Archive for August, 2011

The Death of International Editions and Follet Sues BookRenter

It’s not that often that I have the chance to follow legal proceedings. I don’t care much for lawyers or being sued and when I read legal documents, I sometimes get confused and annoyed by the jargon that I frustratedly walk away after wishing for a Cliffs Notes version.

For as much as I try to stay away from legalese, two legal matters have crossed my desk and caught my attention in the last week alone. The first: on Friday, the 2nd U.S. Circuit Court of Appeals ruled that items purchased outside of the United States and then brought in and resold do not apply to the first sale doctrine. Why does this matter? Because this is the law that many resellers have been hiding behind to import international editions of textbooks. In the past, we have covered international/overseas editions and I won’t rehash that here. What you need to know is that the Friday’s ruling paves the way for publishers to go on the offensive against any resellers of these books.

Over the past two years, publishers have been aggressive in their pursuits to remove overseas editions of textbooks from the U.S. market, and with good reason: sales of these editions cut into sales that the domestic copyright holder (the publisher) would otherwise make. Publishers have been successful in getting wholesalers to stop participating in the trade, but this new ruling could have far-reaching arms as it would embolden publishers to clamp down on marketplaces such as AbeBooks and Alibris and force them to regulate individual sellers’ listings  that violate the new law. Only time will tell how this plays out.

In other interesting news, it seems the breakup between Follett and BookRenter is not as amicable as it seemed back when the first announcement of the split was made at CAMEX . In recent legal news, it seems that while Follett has moved forward with its own solution, BookRenter doesn’t want to just give up all those relationships without a bit of a fight. Since I haven’t seen any of the legal contracts, I won’t speculate, but Follett has been known to protect itself when it comes to legal battles so I wonder of BookRenter is really ready for a fight or just trying to delay the inevitable.

Comparing Prices for the Top Used, New and e-book Retailers

Last week, we launched CampusBooks’ new e-book search service, and with it,findings comparing the availability of the top 1000 textbooks at each of those e-book merchants (see what Mashable had to say about it, too). This week, we took it one step further, and compared what everyone actually cares about: pricing.

We compared prices for the top 1000 textbooks from CampusBooks’ rental, used, and new options, finding the average price. We also then found the prices from our seven e-book retailers. The results? Whether you pick e-books, old-school books, or both, if you don’t compare, it’s going to cost you.

Specifically, 92% of the time, used and rental textbooks were the best deal-but before you run out to rent your textbooks, keep in mind that these prices were already aggregated from our entire list of over 40 merchants on CampusBooks. Picking just one rental or used site won’t yield the same results.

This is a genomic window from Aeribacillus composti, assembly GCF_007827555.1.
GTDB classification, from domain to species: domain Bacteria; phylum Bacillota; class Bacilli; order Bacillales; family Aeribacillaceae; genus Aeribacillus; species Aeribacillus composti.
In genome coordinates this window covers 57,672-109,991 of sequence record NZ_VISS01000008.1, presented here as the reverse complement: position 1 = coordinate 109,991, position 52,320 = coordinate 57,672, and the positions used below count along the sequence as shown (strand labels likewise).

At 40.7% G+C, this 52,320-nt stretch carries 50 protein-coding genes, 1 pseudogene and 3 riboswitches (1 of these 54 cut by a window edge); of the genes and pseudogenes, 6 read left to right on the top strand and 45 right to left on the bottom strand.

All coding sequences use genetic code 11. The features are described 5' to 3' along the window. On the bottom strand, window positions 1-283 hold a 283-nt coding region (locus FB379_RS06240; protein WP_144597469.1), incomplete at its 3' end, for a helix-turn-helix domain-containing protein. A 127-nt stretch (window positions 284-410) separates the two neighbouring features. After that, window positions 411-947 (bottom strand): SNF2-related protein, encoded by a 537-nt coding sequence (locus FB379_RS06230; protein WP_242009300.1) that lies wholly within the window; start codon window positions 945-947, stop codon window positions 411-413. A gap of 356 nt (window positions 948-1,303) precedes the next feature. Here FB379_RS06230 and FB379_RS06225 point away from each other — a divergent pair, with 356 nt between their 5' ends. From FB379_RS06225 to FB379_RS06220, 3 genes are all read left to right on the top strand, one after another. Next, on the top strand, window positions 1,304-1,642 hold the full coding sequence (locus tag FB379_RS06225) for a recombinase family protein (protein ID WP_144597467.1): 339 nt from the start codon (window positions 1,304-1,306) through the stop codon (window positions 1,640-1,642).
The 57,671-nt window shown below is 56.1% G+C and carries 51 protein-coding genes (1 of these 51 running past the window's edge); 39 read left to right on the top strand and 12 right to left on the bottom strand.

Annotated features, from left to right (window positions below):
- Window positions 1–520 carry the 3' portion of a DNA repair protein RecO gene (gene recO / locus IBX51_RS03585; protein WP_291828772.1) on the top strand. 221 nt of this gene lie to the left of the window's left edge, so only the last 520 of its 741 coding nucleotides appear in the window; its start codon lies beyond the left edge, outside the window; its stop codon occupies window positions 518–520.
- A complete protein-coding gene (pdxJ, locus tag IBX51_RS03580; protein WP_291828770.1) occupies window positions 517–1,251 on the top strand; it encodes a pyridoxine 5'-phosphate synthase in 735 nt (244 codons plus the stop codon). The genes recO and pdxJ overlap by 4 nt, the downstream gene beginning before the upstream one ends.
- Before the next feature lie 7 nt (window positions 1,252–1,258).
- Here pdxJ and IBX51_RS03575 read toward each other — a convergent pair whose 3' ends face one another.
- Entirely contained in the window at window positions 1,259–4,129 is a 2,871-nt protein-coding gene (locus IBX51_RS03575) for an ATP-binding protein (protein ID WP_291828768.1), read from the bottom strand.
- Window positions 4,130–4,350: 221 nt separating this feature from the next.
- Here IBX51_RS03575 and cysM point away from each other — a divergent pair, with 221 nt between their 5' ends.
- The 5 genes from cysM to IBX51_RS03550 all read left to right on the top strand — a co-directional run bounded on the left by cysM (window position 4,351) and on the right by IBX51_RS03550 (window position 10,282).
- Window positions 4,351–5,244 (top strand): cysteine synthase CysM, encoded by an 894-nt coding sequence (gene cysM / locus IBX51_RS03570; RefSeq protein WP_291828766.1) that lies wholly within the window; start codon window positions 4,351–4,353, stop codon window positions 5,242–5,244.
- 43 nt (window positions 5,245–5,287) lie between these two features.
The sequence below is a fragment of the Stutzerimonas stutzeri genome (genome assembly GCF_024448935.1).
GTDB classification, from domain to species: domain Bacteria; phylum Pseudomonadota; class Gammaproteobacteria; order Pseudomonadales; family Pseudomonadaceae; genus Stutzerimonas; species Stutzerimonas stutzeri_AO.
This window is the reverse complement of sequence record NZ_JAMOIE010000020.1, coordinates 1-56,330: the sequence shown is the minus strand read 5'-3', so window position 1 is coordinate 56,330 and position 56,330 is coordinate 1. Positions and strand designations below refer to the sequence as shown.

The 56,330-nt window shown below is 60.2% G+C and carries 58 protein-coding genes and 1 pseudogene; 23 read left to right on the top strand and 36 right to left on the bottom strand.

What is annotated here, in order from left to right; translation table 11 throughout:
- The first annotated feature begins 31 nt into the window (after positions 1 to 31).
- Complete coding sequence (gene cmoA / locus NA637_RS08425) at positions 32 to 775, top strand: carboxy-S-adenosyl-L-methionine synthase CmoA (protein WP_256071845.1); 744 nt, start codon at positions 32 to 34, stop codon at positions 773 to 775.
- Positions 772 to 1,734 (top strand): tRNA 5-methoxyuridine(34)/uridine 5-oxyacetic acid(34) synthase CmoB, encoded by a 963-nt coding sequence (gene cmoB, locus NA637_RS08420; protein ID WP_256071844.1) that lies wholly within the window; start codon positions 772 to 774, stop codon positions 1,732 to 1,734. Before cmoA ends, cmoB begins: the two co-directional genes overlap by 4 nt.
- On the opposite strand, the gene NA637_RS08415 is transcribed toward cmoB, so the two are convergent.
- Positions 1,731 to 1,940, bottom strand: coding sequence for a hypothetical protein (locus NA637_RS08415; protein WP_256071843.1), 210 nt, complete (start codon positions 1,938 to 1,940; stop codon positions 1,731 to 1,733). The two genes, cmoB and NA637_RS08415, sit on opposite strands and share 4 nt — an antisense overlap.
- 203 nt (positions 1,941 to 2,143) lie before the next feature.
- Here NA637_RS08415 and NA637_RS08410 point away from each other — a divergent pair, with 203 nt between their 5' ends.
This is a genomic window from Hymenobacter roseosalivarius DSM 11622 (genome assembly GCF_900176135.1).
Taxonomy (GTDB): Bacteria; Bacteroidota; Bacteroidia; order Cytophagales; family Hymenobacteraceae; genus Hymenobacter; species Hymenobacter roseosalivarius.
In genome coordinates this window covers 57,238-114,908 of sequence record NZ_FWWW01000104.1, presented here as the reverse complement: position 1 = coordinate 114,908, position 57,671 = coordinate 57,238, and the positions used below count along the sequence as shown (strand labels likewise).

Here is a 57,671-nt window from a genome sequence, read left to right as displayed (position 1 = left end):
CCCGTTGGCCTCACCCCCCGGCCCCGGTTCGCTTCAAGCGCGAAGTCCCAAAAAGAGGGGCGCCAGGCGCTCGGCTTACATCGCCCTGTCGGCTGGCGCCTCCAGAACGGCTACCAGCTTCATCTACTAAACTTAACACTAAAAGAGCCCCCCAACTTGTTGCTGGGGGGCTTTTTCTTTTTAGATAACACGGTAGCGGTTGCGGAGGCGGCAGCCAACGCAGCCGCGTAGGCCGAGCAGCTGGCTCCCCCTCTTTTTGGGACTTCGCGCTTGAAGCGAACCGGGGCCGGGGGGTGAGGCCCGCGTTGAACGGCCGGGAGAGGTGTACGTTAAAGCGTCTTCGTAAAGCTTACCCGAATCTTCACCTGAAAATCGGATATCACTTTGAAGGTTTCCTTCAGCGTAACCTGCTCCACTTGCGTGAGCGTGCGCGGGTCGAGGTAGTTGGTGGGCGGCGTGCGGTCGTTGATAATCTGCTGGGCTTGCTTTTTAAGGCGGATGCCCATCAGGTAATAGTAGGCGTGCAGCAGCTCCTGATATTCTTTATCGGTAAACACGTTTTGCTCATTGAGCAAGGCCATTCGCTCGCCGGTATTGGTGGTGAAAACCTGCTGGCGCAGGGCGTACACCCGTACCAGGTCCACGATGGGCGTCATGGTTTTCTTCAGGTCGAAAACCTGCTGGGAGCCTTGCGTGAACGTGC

And even if you went with just used or rental, you’d be missing out on the opportunity to save serious money the other 8% of the time. In one instance, a book was a whopping $50 cheaper as an e-book version.

Still, comparing just between e-book retailers proved that even in that realm, while CourseSmart dominated in availability, the best prices were spread across the board. The three retailers with the highest likelihood of having the cheapest option were: CourseSmart (32.6%), Kno using the exclusive coupon only on CampusBooks (29.4%), and Barnes & Noble  (26.5%).
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Chegg Addresses Final Pieces to the Puzzle

In March, we speculated how Chegg was in the process of repositioning itself within the market . It seems that Chegg has confirmed our suspicions with a few recent moves. After the purchase of Student of Fortune, the rentals giant began referring to itself as the “Social Educational Platform” and developing a “Social Graph” with students. Now we see it using the language of a “One Stop Shop” from planning courses (Course Rank), to notes (NoteHall), and now tutoring (Student of Fortune).

The final piece of the puzzle was placed when Chegg released HTML5 textbooks. Why is that important? While others are fighting over iPad, Android, PC, Mac, and Facebook, Chegg released a version of the book that will work on all those platforms with out any apps needed. It changes the content-delivery game. Chegg can now provide an instant download while the student is waiting for his or her ordered book.  It can wrap a seven-day eRental with a semester textbook rental for students who just can’t wait for the book to arrive. The biggest question everyone had about Chegg was: “How does it sustain growth as the world moves digital?” Well, if CEO Dan Rosensweig is right and 30% of college students are using Chegg services, it is unlike any brand that has so far penetrated the college market; it is no longer a textbook company, it is no longer the “Netfilx of textbooks,” it is now a power brand that can influence student behavior.